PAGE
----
I'VE HAD JUST ABOUT ENOUGH OF YOU SONNY
John U. Bacon writes a short introduction to the attached video highlighted in this month's Michigan Today profiling civil rights pioneer Branch Rickey and his relationship with the immortal Jackie Robinson. Rickey was a 1911 graduate of Michigan Law School.
Like so many great Wolverines, he was born in Ohio but shook it off. Interesting that Charles Thomas, a black player on Rickey's Ohio Wesleyan team (at that point Rickey was Wesleyan's coach) was a catalyst for Rickey's focus on discrimination in baseball. The incident in particular - a not unusual story of a hotel refusing to lodge a person of color - took place in South Bend, but sadly could have occurred virtually anywhere in the U.S. at that time.
This is well worth 25 minutes of your time, and as "42" hits the theaters, remember that Branch Rickey was a law school alumnus and a model representative of UofM in many ways.
There is also a related story by Bacon regarding the impact Rickey had on Fred Wilpon (Mets owner, Michigan man, and namesake of the baseball-softball complex) that's worth a look. LINK. Money quote? Money quote:
He practically invented Ladies' Day—which integrated an almost entirely male domain—spring training, and baseball's minor league system. Former St. Louis Cardinal great Stan Musial said, "An all-star team of our top farm clubs probably could have finished third behind the Cardinals and Dodgers. This was Branch Rickey's masterpiece."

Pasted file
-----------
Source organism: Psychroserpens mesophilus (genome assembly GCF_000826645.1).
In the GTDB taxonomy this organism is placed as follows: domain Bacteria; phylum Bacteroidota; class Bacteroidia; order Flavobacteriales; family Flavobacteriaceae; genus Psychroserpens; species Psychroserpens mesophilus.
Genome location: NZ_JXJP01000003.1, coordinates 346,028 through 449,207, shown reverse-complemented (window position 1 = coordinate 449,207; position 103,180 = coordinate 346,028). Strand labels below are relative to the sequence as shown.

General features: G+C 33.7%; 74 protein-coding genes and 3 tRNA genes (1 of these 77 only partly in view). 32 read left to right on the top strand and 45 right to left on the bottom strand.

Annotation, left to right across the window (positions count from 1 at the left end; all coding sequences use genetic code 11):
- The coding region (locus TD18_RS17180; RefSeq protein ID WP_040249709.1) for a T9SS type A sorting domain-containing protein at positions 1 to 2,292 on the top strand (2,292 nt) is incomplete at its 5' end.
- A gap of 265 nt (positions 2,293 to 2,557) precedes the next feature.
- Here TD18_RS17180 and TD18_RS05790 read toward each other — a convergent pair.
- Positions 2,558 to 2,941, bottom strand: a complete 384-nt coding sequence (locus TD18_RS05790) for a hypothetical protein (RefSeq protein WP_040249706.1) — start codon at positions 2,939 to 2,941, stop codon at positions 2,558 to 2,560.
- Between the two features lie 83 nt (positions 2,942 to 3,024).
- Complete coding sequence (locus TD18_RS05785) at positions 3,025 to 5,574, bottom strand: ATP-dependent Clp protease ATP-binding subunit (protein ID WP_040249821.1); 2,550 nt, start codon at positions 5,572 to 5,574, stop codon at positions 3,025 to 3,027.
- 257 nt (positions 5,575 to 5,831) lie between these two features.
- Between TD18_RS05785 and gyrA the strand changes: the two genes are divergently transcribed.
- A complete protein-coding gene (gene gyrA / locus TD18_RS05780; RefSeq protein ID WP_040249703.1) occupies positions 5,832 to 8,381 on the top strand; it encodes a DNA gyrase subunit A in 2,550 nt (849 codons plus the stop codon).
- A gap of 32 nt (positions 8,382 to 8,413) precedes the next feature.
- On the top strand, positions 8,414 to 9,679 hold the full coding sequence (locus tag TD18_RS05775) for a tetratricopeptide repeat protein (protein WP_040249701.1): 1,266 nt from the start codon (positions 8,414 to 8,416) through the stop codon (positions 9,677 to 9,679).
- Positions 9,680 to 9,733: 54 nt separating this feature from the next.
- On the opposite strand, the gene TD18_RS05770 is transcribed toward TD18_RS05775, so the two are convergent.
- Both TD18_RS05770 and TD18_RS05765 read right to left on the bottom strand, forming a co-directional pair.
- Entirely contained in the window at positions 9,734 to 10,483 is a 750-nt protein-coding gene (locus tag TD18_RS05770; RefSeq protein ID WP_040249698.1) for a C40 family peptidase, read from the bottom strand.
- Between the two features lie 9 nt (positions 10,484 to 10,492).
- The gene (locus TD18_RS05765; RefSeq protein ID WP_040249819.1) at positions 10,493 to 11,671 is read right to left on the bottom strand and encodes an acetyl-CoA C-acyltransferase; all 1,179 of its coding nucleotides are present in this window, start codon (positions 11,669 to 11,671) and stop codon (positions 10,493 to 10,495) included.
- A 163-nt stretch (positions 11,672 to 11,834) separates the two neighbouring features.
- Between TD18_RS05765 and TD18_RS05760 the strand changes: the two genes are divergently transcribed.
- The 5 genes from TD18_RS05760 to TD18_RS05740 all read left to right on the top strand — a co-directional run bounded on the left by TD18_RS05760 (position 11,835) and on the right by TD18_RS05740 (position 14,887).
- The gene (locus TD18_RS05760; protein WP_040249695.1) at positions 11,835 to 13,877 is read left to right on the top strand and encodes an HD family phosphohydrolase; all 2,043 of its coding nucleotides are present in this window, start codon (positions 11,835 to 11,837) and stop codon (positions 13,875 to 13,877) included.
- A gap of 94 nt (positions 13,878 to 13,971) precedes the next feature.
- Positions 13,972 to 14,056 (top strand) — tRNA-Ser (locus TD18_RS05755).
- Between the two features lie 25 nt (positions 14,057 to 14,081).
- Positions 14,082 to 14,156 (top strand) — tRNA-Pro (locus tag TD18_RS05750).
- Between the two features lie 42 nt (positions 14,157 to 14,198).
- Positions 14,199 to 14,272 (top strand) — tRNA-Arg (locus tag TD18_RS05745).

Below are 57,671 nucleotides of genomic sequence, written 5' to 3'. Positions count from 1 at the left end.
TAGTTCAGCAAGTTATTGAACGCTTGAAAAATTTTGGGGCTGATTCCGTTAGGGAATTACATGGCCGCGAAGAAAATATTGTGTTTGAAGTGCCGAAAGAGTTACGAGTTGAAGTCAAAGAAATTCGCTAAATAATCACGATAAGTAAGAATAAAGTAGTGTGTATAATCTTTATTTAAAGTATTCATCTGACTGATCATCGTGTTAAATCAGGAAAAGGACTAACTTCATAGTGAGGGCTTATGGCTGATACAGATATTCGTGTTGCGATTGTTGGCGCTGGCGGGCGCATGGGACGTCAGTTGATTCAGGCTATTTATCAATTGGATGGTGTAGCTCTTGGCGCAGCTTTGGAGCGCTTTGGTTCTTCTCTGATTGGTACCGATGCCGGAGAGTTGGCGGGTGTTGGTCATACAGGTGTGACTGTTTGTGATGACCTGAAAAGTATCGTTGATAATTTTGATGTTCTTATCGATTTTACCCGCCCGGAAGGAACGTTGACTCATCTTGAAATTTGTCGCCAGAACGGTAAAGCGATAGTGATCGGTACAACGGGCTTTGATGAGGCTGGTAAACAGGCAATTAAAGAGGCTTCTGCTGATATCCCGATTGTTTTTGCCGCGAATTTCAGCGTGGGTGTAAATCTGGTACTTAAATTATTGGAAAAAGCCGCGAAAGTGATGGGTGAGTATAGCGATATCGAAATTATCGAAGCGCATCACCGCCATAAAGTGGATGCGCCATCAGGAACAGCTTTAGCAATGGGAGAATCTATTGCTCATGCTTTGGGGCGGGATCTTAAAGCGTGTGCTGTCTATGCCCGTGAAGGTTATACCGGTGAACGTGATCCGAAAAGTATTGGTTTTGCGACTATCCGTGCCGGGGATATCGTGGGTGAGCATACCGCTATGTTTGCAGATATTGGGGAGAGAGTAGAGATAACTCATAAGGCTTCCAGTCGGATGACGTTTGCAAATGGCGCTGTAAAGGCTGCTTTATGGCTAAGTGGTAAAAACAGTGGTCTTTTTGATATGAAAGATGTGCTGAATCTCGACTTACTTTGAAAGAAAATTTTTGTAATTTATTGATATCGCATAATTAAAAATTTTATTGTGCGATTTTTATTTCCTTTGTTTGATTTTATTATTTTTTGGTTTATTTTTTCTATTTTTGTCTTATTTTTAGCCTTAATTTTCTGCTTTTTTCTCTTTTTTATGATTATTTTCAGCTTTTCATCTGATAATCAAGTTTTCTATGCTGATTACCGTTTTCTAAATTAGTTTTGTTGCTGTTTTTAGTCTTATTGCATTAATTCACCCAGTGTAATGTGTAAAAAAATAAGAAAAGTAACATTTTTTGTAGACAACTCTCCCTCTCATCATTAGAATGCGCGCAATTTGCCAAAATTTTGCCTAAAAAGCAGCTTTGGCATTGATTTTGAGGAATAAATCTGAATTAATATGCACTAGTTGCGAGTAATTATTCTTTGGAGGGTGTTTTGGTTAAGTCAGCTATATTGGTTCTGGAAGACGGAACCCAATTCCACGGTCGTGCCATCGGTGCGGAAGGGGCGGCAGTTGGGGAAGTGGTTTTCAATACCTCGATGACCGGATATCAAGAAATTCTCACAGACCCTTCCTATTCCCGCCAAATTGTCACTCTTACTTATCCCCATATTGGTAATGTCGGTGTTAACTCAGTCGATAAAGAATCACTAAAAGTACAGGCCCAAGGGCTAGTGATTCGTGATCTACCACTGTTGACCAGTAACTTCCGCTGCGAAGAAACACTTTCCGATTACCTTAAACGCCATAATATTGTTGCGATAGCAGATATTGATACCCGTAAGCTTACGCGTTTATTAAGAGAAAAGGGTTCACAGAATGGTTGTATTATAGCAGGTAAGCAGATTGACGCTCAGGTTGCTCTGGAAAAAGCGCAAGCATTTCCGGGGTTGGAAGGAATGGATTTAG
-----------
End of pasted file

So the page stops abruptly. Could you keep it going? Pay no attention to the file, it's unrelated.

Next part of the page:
I recently began applying to graduate schools for a PhD program in sports psychology. While writing my personal statement, I was forced to think about what sports represent and mean to people, specifically myself. Trying to put "what sports mean to me" into writing led to a long, winding road trying to explain something that has always been inherent in me, but I have never even considered trying to define.
For some people, sports is an escape from the monotony of everyday life-- an escape from the world. For others, it represents past unfulfilled dreams. For still others, it is just something fun to do at night.
For me, it goes beyond that. To me, sports are one of the most primal, real things about life. They can bring out the best, and worst, in people. Sports transcend time. The achievements of a player, or team, live on long after the game is played. Sports are a connection between generations. They are a bridge that allows father and son to share something they otherwise may never have. They bring together entire cities under a singular purpose. They allow for people with nothing in common outside of sports to share an equal footing.
From the times of Jackie Robinson, sports have also been an engine for change. Often social reform takes place only after the same lines have been crossed in sports. If not for baseball, and Jackie Robinson specifically, evolving race relations may have taken even longer to improve.
So, I'm done rambling, and now I leave you with one decievingly difficult question: What do sports mean to you?